A few days ago, an ill-worded update on Nikon camera maker’s official Facebook page enraged hundreds. It read: “A photographer is only as good as the equipment he uses, and a good lens is essential to taking good pictures! Do any of our Facebook fans use any of the NIKKOR lenses? Blah-blah-blah…” As you may imagine, the response was ferociously negative. Really? “Only as good,” huh? So we suppose we should go out and purchase thousands of dollars worth of top gear and viola, instant talent? Tsk-tsk.
As Ansel Adams once famously said, “The single most important component of a camera is the twelve inches behind it.” On that note, we now present you with a selection of excellent photographers who didn’t use anything fancy. They shot their masterpieces with simple Polaroid point-and-shoots, unsophisticated digital devices, and downright crappy DIY cameras. Enjoy!
The Saatchi Gallery has described NYC’s fast-living, young-dying legend like so: “Using a Polaroid camera for its instantaneous results and association as keep-sakes, the familiar format of Snow’s photos replicates the sentiments of his images: cheap, disposable, and plebian mementos become humble evidence of discarded beauty.” Or you could say, this was the easiest way to capture beautiful things he saw through the haze and the daze, things that he’d forget the next day. In many ways, he was simply brilliant.
Renowned experimental filmmaker/artist Chris Marker hid a spy camera in his coat and snuck lo-fi, fuzzy, voyeuristic shots of Passengers on the Paris Métro, savvily tinkered with the images’ softness in Photoshop and paired them with classic art reminiscent of each subject. Not bad for a stalwart in his late, late ’80s.
Back in 1921, Steichen — who was photographer for Vogue and Vanity Fair in the ’20s and ’30s — snapped this famous image of his pal Isadora Duncan on the steps of the Parthenon using a Kodak camera that he had borrowed from the headwaiter at his hotel in Greece. He later went on to become the Director of the Department of Photography at the Museum of Modern Art until 1962.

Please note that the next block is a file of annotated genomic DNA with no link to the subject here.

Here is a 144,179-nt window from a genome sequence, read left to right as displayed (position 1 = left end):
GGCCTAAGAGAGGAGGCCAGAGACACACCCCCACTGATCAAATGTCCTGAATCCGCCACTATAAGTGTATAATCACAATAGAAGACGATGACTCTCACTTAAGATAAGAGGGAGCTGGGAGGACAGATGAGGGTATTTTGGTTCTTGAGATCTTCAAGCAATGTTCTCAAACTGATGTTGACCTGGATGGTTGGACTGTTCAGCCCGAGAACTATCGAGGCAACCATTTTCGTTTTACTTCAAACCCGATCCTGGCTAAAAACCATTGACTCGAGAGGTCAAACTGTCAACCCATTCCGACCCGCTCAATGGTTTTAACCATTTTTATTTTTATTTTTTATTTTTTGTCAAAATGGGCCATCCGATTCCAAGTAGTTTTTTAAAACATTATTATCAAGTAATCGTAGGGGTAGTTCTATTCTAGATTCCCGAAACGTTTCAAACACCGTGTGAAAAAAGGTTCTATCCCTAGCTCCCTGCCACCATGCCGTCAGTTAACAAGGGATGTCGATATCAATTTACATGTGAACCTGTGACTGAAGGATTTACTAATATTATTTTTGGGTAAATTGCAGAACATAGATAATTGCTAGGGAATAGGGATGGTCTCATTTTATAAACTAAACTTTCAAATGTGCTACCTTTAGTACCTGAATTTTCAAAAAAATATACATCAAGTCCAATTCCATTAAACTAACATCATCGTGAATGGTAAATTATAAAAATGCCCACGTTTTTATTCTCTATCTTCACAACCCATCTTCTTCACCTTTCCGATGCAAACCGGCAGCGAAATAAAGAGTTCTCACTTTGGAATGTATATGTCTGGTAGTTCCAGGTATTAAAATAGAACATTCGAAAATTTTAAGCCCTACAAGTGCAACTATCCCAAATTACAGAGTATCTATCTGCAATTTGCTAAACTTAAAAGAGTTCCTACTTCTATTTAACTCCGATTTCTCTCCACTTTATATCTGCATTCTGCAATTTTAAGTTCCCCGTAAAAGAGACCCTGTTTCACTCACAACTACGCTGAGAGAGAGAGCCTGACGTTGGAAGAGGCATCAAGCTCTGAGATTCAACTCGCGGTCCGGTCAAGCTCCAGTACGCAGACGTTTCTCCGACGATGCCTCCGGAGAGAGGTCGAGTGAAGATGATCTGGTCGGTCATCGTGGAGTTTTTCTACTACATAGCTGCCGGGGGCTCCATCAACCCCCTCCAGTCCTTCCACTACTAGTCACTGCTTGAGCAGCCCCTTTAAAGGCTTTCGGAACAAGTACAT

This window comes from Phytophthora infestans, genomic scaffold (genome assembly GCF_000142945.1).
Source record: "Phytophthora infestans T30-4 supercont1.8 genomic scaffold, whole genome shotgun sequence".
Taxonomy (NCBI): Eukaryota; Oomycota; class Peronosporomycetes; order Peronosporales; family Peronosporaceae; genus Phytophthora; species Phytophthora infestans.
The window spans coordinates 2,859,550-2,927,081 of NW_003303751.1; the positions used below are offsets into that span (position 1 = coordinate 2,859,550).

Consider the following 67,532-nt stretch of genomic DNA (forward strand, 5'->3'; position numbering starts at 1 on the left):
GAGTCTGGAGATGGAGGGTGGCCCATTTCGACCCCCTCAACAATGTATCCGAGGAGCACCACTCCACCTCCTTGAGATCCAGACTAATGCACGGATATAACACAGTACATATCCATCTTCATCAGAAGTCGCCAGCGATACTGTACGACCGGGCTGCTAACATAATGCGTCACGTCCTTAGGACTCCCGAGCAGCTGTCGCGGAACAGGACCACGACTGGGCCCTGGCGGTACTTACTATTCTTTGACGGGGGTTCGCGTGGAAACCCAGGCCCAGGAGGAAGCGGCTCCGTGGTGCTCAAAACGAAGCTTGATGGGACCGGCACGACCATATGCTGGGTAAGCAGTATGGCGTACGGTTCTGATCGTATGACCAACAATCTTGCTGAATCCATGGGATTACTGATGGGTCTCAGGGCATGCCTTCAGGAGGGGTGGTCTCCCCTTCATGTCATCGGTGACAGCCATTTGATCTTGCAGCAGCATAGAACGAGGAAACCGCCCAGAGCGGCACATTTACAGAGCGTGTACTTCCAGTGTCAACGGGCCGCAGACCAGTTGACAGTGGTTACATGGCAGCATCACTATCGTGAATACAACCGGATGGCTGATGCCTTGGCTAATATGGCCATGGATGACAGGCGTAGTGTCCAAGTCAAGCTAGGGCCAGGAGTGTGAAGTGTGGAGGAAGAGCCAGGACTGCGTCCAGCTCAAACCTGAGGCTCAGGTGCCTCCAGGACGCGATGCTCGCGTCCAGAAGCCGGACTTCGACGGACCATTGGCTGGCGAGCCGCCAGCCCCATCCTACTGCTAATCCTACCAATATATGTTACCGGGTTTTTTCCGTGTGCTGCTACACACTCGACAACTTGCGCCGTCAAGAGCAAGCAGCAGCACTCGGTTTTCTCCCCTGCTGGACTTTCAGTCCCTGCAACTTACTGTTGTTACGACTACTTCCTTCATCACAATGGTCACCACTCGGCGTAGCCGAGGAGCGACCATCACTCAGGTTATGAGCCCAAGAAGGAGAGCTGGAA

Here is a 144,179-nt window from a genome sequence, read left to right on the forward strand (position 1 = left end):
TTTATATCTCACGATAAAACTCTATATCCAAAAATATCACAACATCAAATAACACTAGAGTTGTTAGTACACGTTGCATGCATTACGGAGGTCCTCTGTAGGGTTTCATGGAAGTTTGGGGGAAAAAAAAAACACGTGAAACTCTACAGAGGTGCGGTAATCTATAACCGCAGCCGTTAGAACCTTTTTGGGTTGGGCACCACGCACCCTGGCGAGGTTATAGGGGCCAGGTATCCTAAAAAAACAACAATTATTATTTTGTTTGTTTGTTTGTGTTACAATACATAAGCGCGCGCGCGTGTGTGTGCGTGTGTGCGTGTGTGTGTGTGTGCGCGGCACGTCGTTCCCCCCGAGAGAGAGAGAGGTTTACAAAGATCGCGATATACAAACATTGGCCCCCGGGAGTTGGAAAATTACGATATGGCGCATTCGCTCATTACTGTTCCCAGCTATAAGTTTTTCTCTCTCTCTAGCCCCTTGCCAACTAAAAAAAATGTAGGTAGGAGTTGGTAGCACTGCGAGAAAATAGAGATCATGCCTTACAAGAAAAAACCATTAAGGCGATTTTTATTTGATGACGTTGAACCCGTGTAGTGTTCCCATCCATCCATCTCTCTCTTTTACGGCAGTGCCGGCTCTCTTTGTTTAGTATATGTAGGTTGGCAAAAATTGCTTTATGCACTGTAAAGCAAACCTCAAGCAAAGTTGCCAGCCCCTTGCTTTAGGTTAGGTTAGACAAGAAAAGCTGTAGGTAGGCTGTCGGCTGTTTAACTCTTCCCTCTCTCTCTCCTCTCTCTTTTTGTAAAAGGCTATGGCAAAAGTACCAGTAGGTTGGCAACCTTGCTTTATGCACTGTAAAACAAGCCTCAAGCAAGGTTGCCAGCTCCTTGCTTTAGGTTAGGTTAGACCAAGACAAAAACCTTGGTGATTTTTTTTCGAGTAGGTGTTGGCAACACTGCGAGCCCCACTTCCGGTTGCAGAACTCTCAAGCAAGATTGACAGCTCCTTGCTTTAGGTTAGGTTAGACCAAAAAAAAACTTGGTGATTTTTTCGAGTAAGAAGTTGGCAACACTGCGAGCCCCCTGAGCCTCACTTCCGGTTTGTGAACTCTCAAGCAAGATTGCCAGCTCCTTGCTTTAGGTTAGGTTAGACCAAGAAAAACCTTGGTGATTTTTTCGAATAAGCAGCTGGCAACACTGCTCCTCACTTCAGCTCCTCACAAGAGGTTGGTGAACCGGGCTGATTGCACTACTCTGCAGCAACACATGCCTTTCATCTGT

Back in 2009 — long before there was a “mobile photography movement” to speak of– Jarvis, who has done commercial work for brands like Nike, Pepsi, Volvo, Reebok, Apple, and Red Bull, published The Best Camera Is The One That’s With You , an entire book of photos that he snapped using his iPhone.
Prague’s painting student turned elderly urban hermit, Miroslav Tichý died earlier this year, leaving behind a trove of hoarded photographs of the beauties in his town. He defined poetry as a mistake and “for that you need a bad camera.” Well, that he had. He made his own from shoe-box cardboard, tin cans, toilet paper rolls and elastic bits. Oh, and the fancy lens? Toothpaste-and-ash-polished Plexiglas rounds.
Andy Warhol’s captivating, simple shots of everyone weren’t even art, they were just studies for paintings… all captured by a clunky Polaroid Big Shot camera with a three-foot fixed focal length.
Photographer Michael Wolf shot several thought-provoking series with a simple digital camera, fixed on a tripod, aimed at his computer screen, scouring Google Street View scenes for hundreds of hours to discover car accidents, heart attacks, mysteries and wonders.
Fresh photographer Andy Kania’s completely no frills flash captured drunk derelicts and animal brawls. Truly raw, in subject and in form.
Oscar Fernando Gómez Rodríguez
Mexican cabbie Oscar Fernando Gómez Rodríguez started shooting early, with the cheapest Kodak he could find. From the window of his taxi, he captured tire fire pyramids, graffitied cows dragged along by children, markets, streets, beauty, and decay. His main tip remains, “Don’t worry about technique or what camera to buy. Feel what you feel and translate it to the image.”
French artist Denis Protéor first gained notoriety through DIY xerox leaflets, before going viral. His most striking pieces are grainy, distressed defining moments — stills culled from his home video tape recordings of rough sex romps, his morgue day job, and sunsets.
At 70, legendary Depression documentarian Walker Evans received a point-shoot-and-print SX-70 Polaroid Camera and an unlimited supply of film from its manufacturer. He was free. “Leaving aside the intricacies of photographic technique, Evans stripped photography to its bare essentials: seeing and choosing.” He just shot. And shot. And shot. And he was perfectly content.
Using a rather primitive, cheap-to-make pin hole camera, photographer Justin Quinnell has warped months worth of “passing” planet tracks into very-long-exposure landscapes. Just gorgeous.
Who are some of your favorite photographers without fancy cameras?